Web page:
Microsoft has developed several training programs for veterans over the past decade, and the company is launching another program in our region in October.
The Microsoft Software &Systems Academy is an 18-week educational program that Microsoft conducts in partnership with Embry-Riddle Aeronautical University. It provides active duty soldiers and veterans with the necessary career skills to meet demand for server &cloud administration, database &business intelligence administration, cloud application development, and cybersecurity administrators.
The program is one of few that trains active-duty U.S. service members for IT jobs and is a cornerstone of the DoD Skillbridge program, which prepares members on active duty for their next career. Classes in Fleming Island will start October 16.
The MSSA program launched in 2013 and has had over 600 graduates, many of whom have started careers with an average salary of $70,000. Interested military members and veterans do not need to have an IT background to qualify, but applicants will take an aptitude assessment before beginning the course. In addition to ERAU classroom work, Microsoft delivers coaching on professional development and building a personal brand. Active duty members within six months of their discharge date can apply with their command’s support.
Throughout the program, service members have access to resources like JobPlex, a staffing agency Microsoft has on retainer to assist participants with career placement support. Upon successful completion of the course, participants are guaranteed an interview for a full-time position with Microsoft.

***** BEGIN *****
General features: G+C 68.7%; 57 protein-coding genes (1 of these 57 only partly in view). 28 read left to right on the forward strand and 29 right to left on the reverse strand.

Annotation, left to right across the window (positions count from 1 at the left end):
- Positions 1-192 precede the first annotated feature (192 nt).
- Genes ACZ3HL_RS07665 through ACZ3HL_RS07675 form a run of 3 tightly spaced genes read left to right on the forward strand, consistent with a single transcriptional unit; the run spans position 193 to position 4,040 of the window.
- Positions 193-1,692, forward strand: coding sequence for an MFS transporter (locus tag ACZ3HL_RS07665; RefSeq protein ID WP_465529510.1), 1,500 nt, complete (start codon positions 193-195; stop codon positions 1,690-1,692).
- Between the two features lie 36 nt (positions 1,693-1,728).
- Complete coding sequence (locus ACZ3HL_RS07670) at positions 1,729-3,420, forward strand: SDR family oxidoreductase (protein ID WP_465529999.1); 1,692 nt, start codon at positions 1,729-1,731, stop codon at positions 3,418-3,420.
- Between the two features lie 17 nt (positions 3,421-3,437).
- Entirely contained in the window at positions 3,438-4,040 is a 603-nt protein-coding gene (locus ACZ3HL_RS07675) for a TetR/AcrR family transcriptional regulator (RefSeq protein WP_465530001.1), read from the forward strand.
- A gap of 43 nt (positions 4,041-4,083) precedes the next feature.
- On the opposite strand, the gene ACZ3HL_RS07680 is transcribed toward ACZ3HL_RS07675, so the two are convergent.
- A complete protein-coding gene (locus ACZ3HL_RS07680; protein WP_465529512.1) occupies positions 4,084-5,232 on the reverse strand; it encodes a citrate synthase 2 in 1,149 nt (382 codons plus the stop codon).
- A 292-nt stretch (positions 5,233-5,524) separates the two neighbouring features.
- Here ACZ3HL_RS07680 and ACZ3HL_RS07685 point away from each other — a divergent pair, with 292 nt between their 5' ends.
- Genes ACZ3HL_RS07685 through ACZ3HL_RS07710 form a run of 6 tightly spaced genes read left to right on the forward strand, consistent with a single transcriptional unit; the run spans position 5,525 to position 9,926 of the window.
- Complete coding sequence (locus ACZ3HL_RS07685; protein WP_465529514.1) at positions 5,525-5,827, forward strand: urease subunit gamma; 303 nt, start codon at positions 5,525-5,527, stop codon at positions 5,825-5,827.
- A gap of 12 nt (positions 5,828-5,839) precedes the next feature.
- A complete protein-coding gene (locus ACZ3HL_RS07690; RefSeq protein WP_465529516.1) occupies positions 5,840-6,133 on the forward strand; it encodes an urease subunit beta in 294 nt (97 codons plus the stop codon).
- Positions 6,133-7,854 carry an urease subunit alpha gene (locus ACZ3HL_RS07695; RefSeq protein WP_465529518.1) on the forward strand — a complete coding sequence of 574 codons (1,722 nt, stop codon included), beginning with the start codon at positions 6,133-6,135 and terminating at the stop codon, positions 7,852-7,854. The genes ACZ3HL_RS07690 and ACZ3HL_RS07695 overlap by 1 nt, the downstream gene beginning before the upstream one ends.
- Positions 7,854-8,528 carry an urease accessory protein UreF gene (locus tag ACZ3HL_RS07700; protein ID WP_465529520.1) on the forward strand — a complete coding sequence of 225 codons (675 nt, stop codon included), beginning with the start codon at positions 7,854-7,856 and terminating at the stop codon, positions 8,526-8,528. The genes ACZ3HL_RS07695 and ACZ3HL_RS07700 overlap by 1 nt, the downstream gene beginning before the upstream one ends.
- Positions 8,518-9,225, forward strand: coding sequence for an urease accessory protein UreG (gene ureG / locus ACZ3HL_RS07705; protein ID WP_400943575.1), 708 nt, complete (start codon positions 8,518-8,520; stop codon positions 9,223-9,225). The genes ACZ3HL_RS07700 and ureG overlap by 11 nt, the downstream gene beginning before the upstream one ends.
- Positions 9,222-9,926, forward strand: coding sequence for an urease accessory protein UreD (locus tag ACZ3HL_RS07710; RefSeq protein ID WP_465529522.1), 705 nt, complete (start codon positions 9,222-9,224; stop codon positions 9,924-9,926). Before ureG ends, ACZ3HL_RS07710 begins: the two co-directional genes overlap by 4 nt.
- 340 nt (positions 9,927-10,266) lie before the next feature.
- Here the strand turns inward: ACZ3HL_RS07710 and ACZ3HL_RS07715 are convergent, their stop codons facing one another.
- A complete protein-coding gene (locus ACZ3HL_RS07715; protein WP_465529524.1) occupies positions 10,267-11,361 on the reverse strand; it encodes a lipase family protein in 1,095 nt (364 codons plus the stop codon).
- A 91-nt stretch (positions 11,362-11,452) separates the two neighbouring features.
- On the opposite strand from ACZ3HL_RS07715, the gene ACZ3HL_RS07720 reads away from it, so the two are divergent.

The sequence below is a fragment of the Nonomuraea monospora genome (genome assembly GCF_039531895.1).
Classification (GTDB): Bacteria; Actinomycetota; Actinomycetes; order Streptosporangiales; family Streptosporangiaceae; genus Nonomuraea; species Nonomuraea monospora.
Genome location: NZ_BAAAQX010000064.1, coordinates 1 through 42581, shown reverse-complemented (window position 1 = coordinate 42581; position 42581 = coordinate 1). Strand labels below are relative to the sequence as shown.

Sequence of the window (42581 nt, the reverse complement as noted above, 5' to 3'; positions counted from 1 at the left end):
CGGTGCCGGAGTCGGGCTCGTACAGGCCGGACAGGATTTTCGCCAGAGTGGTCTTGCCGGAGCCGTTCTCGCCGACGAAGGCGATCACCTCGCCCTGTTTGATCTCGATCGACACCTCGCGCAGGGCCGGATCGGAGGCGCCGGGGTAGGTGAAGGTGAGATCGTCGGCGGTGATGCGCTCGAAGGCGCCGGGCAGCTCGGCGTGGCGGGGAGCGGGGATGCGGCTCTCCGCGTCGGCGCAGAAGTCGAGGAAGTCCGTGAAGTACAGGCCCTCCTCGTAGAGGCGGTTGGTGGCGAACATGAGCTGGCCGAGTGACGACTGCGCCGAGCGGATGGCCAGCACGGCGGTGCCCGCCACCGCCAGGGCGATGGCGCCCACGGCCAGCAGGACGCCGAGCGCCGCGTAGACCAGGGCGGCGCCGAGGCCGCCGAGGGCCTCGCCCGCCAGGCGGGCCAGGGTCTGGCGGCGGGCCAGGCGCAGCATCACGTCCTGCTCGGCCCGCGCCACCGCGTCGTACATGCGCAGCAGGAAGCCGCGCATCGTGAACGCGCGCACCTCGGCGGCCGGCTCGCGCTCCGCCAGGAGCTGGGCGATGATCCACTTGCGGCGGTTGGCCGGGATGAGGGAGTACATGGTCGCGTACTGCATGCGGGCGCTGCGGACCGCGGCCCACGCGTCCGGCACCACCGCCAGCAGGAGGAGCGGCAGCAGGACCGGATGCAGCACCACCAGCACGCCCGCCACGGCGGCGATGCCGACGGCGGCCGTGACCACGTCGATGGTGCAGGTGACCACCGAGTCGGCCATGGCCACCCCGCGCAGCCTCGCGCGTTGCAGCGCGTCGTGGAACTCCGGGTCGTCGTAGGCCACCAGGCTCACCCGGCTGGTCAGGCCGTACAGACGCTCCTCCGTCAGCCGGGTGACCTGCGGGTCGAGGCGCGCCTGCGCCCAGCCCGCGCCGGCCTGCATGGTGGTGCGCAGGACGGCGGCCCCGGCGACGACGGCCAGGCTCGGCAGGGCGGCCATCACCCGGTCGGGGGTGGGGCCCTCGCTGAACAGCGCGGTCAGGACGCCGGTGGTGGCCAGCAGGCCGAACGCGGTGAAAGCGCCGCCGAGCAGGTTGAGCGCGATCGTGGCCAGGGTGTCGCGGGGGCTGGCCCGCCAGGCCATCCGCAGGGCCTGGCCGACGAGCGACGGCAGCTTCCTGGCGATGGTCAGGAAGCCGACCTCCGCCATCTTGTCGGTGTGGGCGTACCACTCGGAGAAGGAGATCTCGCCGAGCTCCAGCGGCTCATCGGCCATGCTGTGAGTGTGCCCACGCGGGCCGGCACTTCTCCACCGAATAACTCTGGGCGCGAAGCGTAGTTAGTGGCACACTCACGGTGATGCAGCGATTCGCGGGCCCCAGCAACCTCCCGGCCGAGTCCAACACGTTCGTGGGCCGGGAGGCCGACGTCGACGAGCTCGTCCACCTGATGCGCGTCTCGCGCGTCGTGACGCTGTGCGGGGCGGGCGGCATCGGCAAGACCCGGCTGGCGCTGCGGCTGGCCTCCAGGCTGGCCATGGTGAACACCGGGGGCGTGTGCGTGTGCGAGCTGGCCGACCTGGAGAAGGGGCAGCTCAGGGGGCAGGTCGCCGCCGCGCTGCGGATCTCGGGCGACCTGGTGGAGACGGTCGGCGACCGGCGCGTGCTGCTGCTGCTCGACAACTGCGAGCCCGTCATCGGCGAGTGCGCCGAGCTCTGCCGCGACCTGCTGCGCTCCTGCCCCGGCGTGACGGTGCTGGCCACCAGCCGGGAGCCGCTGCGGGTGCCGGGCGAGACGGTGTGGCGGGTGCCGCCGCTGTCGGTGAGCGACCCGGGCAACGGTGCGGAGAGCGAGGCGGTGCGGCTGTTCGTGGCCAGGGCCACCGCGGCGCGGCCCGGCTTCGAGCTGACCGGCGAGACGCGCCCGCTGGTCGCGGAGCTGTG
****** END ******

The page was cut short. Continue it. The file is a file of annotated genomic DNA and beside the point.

I spoke to a military veteran based in Phoenix, who enrolled the MSSA while stationed at Fort Hood in Killeen, Texas. Edgar Sanchez served in the Army for seven years after a civilian career as a firefighter and EMT, achieving the rank of E-5. He decided not to re-enlist and started exploring options in late 2015 in anticipation of his discharge. The MSSA seemed like a great fit. His command supported him, allowing him to report for duty each day at the Academy until he left active duty in 2016.
Sanchez was interested in IT, but knew that he wanted a customer-facing role.
“I liked the idea of a lucrative career in a cutting edge field,” he says, “but I knew that working with people was my strongest skill.”
He excelled at coordinating class presentations and, unlike some of his classmates, enjoyed public speaking.
He found the personal development coaching offered by Microsoft to be invaluable.
“The JobPlex team was so helpful in getting me prepared and building my confidence for the interviews,” he says.
Microsoft interviewed the program graduates onsite. Sanchez was selected for a second interview and was flown to Microsoft’s Seattle headquarters. He accepted a position as a technical assistance manager, supporting government, education and military agency customers in Phoenix and Salt Lake City. He also helped start a pilot program that allowed new technical assistance managers to ease into their roles over six months.
Microsoft doesn’t offer work to every MSSA graduate, but it has more than 200 hiring partners, including Accenture, Dell, Expedia and the Department of Defense.
If you’re interested in the program, you can find information, including requirements, at Microsoft’s site: military.microsoft.com/training/mssa/.